The MSc in GIS and Remote Sensing is first and foremost a course to skill students for work in a wide range of employment areas. These include a wide range of government and semi-state agencies, local authorities and the voluntary sector, especially in areas associated with the environment and planning. In addition, graduates have worked in a wide range of private sector organisations and businesses, where the ability to work with and critically managed big spatial data is increasingly valued. Successful students have also proceeded to PhD level research and gained employment in academia.

How To Apply

Online application only http://www.pac.ie/maynoothuniversity

PAC Code
MHN58
The following information should be forwarded to PAC, 1 Courthouse Square, Galway or uploaded to your online application form:

Certified copies of all official transcripts of results for all non-Maynooth University qualifications listed MUST accompany the application. Failure to do so will delay your application being processed. Non-Maynooth University students are asked to provide two academic references and a copy of birth certificate or valid passport.

Find information on Scholarships here https://www.maynoothuniversity.ie/study-maynooth/postgraduate-studies/fees-funding-scholarships

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The MSc in Geoinformatics addresses the growing need for science-trained postgraduates who are technically aware and competent to work in the field of geoinformatics, particularly as applied to environmental and resource management. Read more
The MSc in Geoinformatics addresses the growing need for science-trained postgraduates who are technically aware and competent to work in the field of geoinformatics, particularly as applied to environmental and resource management. This twelve month full-time course of study covers both the theoretical and practical aspects of geoinformatics, including Geographical Information Systems (GIS), Remote Sensing (RS), satellite navigation systems, cartography, visualisation, programming and web services.

The course consists of 60 credits of taught modules, followed by independent research towards a dissertation worth 30 credits. In addition to the taught modules, you will have the opportunity to meet practitioners through regular seminars led by experts in the discipline from Ireland and abroad, visits to local geoinformatics enterprises and attendance at relevant Irish conferences. With an MSc in GIS and RS, you will be highly sought after by employers on graduation.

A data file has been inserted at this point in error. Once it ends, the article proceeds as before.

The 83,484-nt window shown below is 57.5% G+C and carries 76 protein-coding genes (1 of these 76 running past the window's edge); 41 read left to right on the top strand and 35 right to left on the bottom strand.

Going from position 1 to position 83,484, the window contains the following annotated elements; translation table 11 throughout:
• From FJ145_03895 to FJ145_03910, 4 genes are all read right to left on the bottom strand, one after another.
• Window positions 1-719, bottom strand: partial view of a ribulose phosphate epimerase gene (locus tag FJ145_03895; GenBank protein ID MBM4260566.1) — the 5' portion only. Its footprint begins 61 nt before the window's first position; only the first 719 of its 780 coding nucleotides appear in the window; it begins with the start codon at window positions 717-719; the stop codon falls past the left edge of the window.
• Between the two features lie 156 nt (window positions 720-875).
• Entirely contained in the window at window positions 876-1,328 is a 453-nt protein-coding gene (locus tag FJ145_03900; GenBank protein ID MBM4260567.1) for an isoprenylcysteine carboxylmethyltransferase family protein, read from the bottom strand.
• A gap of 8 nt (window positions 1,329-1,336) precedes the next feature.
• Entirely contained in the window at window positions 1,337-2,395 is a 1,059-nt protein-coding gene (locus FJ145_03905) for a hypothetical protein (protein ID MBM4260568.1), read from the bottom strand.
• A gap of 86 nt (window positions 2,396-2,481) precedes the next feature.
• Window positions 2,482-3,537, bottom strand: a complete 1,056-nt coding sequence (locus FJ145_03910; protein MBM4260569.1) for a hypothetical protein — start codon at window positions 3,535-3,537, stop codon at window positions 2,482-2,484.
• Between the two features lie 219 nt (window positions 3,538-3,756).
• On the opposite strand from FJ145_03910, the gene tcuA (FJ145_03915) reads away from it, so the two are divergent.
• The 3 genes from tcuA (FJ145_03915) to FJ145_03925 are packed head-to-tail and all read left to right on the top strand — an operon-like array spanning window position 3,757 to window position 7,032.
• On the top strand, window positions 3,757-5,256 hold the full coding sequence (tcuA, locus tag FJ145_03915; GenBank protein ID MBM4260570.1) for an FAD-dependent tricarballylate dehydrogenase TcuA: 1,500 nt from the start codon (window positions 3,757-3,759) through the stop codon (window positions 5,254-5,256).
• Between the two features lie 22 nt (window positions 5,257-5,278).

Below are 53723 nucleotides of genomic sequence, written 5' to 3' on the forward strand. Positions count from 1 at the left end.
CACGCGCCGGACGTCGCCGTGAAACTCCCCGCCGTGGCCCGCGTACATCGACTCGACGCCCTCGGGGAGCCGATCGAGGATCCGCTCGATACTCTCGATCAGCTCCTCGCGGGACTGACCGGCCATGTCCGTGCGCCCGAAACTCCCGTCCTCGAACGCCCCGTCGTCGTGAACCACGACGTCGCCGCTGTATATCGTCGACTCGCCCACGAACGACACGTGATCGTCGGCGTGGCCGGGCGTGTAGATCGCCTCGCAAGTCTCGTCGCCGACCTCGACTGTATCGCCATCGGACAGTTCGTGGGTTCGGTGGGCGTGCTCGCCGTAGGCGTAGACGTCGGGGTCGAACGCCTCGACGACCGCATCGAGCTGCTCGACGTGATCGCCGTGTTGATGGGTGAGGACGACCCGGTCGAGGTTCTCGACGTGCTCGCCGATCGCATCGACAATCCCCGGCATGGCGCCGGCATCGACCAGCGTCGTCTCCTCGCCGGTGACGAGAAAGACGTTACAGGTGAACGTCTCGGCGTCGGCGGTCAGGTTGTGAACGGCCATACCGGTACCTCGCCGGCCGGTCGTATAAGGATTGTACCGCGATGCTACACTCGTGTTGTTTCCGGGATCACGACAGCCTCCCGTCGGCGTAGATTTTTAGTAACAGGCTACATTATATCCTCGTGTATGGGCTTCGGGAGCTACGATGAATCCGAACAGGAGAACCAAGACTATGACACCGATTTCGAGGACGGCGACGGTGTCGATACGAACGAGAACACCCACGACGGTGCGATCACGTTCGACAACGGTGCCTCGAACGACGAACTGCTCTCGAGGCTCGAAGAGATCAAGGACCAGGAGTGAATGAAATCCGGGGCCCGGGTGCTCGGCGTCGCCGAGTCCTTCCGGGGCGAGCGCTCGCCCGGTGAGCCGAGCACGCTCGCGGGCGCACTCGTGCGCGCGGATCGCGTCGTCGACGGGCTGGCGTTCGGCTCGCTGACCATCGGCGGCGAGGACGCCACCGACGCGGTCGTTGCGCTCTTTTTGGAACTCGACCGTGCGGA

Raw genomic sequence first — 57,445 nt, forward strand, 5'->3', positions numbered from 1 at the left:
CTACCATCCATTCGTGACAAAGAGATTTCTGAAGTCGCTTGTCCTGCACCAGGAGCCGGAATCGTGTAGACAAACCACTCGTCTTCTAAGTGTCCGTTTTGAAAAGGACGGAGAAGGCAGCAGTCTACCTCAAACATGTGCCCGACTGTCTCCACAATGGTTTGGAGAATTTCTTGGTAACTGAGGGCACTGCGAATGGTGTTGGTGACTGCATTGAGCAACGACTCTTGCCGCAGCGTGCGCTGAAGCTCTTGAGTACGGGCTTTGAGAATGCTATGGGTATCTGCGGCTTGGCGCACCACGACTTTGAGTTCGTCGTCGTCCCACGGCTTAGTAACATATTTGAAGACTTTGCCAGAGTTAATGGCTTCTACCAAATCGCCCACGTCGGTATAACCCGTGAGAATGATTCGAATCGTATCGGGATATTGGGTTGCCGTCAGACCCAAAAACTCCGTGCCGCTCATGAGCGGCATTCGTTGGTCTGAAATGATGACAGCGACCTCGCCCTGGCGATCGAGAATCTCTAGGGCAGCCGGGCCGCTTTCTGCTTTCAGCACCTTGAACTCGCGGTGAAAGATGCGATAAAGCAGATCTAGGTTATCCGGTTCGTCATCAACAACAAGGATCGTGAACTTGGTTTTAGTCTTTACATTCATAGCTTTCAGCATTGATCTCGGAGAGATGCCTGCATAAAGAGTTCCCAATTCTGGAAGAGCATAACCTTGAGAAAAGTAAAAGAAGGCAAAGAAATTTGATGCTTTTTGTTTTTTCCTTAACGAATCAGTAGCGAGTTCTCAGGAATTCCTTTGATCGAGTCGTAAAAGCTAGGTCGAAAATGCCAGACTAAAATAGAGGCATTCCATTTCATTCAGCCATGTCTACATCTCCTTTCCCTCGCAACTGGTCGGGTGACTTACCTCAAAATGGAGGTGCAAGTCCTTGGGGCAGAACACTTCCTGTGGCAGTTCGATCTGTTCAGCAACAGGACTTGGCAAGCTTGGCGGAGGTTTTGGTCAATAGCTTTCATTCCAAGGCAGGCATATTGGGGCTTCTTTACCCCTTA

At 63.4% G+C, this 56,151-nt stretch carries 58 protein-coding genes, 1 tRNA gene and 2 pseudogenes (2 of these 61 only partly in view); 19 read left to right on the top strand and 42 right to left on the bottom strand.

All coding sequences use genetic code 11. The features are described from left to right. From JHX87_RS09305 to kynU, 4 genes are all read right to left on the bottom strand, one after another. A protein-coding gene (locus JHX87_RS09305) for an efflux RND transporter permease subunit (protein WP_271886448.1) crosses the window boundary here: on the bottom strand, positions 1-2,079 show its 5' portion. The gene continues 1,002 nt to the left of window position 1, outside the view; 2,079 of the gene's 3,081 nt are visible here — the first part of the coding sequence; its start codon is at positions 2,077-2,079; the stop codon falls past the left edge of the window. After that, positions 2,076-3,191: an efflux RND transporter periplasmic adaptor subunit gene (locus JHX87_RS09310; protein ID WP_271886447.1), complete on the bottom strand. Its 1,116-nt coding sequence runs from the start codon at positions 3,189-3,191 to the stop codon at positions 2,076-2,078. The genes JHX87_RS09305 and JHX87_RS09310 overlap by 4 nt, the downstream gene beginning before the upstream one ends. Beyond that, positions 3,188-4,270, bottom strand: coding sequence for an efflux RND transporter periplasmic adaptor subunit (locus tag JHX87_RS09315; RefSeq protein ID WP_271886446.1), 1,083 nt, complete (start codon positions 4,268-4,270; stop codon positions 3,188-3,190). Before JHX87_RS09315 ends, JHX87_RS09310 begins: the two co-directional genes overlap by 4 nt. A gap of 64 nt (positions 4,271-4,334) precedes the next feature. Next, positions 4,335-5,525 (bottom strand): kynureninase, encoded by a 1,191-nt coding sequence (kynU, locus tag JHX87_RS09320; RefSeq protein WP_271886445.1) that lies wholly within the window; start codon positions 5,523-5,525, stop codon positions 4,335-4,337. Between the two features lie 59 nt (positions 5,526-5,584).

Visit the website: http://www.ucc.ie/en/ckr09/

Course Detail

The course introduces you to the foundational concepts of GIS, RS and cartography in the first teaching period, with lectures and practical classes which explore the underlying principles of the subjects. These skills are developed in the second teaching period with more advanced digital image processing, spatial analysis and computer programming, again taught through lectures and practical classes.

Running throughout both teaching periods are modules which develop your research skills and explore the applications, technologies and systems of geoinformatics. These modules are taught through a variety of methods which include workshops, seminars, fieldtrips, conferences, site visits, group projects and independent study.

Leading national and international geoinformatics practitioners are invited to lead seminars highlighting industrial, commercial and governmental applications and, where applicable, to demonstrate different equipment used in the discipline. You are encouraged to explore your own interests in geoinformatics through self-directed studies, oral presentations, networking with professional researchers and attending the annual national GIS and RS conferences held each autumn.